There comes a point where one can't really call a laptop a laptop. This is probably it. The Rock Xtreme SLI has a 19" screen, two graphics cards and enough weight to be eligible for entry into Celebrity Fit Club. This is one massive laptop, and it delivers some massive performance too.
NVIDIA's SLI has been a sound commercial success for the graphics firm, with plenty of enthusiasts buying into the dual-graphics ecosystem, even if not buying two graphics cards straight off the bat. The promise of über-high-res gaming with insane detail has proved to be a pretty good selling message. The GeForce 7-series was designed very much with mobile in mind, which is why we saw the 7800 Go come out so soon after the launch of the desktop part.
Well, today, NVIDIA is showing off its collaboration with its system builder partners, who have put this top-end SLI performance in a notebook system. As we intimated above: this is not a laptop. You cannot use this on a train, or a plane, or on your lap. This system requires a desk: in essence, it is a portable desktop. But, it's a portable desktop with a heck of a lot of power. We're here today to find out just how well the system measures up to 'proper' desktop SLI.
The system is massive. We'll show you some scale over the next couple of pages, but you can see that the 19" widescreen runs a resolution of 1680x1050 (with the option of a 1920x1200 screen if you want it). The screen is held in place with a couple of latches, and there's the option to hook up to an external monitor over DVI, along with the usual complement of ports.
It's certainly got a 'unique' look to it that is down to the cooling needed for the SLI chips. We heard on the grapevine that the only reason there's a 19" screen on this thing is because the chassis needs to be so huge so as to accomodate the SLI cooling solution.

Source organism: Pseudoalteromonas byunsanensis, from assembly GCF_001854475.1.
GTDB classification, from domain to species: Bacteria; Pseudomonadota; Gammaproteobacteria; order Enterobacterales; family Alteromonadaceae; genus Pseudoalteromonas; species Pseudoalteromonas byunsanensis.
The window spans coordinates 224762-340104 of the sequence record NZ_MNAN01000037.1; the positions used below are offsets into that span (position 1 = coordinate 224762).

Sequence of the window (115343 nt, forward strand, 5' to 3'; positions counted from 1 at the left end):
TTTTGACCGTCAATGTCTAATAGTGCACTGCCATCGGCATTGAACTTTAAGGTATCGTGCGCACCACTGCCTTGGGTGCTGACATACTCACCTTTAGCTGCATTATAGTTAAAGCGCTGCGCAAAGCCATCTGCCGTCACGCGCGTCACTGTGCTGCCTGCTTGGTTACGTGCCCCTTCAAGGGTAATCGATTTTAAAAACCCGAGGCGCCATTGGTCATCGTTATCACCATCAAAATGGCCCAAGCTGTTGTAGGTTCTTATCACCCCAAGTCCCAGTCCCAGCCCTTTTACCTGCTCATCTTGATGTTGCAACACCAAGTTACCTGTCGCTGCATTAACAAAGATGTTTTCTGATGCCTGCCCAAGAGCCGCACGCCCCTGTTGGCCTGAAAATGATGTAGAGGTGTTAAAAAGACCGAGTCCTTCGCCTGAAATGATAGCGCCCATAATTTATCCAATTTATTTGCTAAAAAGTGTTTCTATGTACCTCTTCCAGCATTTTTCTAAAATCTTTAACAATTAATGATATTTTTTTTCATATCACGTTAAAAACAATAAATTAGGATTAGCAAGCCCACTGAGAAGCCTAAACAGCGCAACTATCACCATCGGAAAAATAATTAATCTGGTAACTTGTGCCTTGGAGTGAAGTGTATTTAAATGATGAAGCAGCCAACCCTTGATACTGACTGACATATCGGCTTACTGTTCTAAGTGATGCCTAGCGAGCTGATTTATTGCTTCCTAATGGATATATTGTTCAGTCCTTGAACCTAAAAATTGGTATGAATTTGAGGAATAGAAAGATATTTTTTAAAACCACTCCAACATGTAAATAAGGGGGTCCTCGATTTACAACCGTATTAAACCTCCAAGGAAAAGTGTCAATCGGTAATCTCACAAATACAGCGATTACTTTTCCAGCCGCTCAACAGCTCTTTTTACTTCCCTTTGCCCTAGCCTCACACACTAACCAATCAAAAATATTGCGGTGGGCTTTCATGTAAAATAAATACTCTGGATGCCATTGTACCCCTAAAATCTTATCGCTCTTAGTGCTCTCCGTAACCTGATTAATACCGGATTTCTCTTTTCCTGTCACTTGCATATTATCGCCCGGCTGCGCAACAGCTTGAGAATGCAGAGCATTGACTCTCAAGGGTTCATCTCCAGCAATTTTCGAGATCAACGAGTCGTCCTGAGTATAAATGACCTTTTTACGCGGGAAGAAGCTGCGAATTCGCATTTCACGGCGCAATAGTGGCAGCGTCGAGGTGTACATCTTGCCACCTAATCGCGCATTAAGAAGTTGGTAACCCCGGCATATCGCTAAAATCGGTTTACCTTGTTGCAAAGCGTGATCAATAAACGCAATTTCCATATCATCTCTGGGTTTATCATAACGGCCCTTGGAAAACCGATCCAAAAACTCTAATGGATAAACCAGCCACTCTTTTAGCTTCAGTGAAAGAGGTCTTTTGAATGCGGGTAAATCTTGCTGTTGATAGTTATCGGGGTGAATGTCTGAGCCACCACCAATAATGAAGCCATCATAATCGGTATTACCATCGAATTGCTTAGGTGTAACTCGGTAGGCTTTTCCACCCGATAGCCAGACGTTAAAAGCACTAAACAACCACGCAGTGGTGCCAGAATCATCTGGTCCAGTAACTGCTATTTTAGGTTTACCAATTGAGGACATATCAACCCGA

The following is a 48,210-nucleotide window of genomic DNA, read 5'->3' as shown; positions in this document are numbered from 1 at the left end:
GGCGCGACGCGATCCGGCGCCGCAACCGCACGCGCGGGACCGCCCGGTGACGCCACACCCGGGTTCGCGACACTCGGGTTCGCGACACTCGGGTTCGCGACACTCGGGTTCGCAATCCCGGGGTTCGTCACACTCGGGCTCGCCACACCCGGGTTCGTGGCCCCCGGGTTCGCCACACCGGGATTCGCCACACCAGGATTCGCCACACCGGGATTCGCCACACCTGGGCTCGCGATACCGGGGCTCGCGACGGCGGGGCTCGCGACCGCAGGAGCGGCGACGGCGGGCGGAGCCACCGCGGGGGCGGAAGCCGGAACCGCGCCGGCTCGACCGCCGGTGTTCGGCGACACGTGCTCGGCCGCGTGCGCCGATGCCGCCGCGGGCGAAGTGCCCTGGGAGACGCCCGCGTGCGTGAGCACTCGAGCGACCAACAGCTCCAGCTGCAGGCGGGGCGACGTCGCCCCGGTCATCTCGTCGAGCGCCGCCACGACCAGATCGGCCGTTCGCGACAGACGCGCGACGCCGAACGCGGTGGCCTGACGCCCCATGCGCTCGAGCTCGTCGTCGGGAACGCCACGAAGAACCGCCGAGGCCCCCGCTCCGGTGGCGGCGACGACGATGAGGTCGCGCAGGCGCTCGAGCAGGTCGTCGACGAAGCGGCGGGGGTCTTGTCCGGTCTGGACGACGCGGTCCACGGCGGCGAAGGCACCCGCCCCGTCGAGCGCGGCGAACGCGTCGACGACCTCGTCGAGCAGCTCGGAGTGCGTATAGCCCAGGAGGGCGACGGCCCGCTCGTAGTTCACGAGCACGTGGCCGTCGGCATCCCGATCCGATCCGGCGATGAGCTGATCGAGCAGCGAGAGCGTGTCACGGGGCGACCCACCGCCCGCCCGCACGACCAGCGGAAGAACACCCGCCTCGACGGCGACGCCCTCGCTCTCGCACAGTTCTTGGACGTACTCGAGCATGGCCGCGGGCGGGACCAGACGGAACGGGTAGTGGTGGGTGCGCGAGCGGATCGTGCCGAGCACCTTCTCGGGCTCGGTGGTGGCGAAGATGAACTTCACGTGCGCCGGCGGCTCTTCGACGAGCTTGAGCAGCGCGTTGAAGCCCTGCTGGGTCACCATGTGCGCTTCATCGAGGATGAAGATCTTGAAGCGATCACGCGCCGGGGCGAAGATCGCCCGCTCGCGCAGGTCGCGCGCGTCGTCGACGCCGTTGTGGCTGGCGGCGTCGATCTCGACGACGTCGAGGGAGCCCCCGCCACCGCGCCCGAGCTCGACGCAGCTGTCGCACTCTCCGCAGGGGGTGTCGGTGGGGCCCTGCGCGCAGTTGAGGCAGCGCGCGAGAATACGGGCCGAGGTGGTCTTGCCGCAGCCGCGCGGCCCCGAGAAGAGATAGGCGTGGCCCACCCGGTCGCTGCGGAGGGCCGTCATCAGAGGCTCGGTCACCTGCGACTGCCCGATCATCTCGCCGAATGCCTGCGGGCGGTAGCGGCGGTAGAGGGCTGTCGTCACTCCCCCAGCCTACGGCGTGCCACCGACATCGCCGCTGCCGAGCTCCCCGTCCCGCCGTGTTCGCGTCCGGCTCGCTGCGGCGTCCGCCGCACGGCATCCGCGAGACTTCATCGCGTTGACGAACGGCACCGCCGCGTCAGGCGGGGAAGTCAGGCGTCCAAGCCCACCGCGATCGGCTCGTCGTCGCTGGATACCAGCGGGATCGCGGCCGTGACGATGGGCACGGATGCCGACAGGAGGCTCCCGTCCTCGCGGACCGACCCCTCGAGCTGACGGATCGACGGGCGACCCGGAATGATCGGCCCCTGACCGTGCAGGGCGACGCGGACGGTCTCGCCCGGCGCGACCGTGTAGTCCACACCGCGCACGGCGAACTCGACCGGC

What changes would we make to this system? First off, without pre-empting our benchmarks, you will want to uprate the screen. GeForce Go 7800 GTX is well capable of handling 1680x1050 resolution on its own, so adding in another card just to run at that resolution isn't a fantastic use of resources. The other thing that we'd upgrade is the amount of system memory. As we proved a few weeks ago, 2GB of system memory provides a better gaming experience than 1GB and we were a little surprised to find that there wasn't 2GB in a system like this. Of course, 1GB laptop modules are prety damned expensive.
For the time being, all notebooks utilising SLI will be based on a mobile version of nForce4 SLI, meaning that you're currently limited to AMD's processor lineup. This release also signals NVIDIA's entry into the mobile chipset market with nForce4 SLI and nForce Go 430 - an integrated platform similar to the desktop version.
We're not sure what configurations Rock is going to offer specifically, but we were a little disappointed to find out that there's not going to be a configuration based around an Intel Core Duo chip. NVIDIA says that they're currently only going to cater for notebooks using AMD processors, but seeing as they currently make Intel chipsets, and the Core Duo chip is undoubtedly the best mobile chip out there, we're miffed not to see a notebook using it.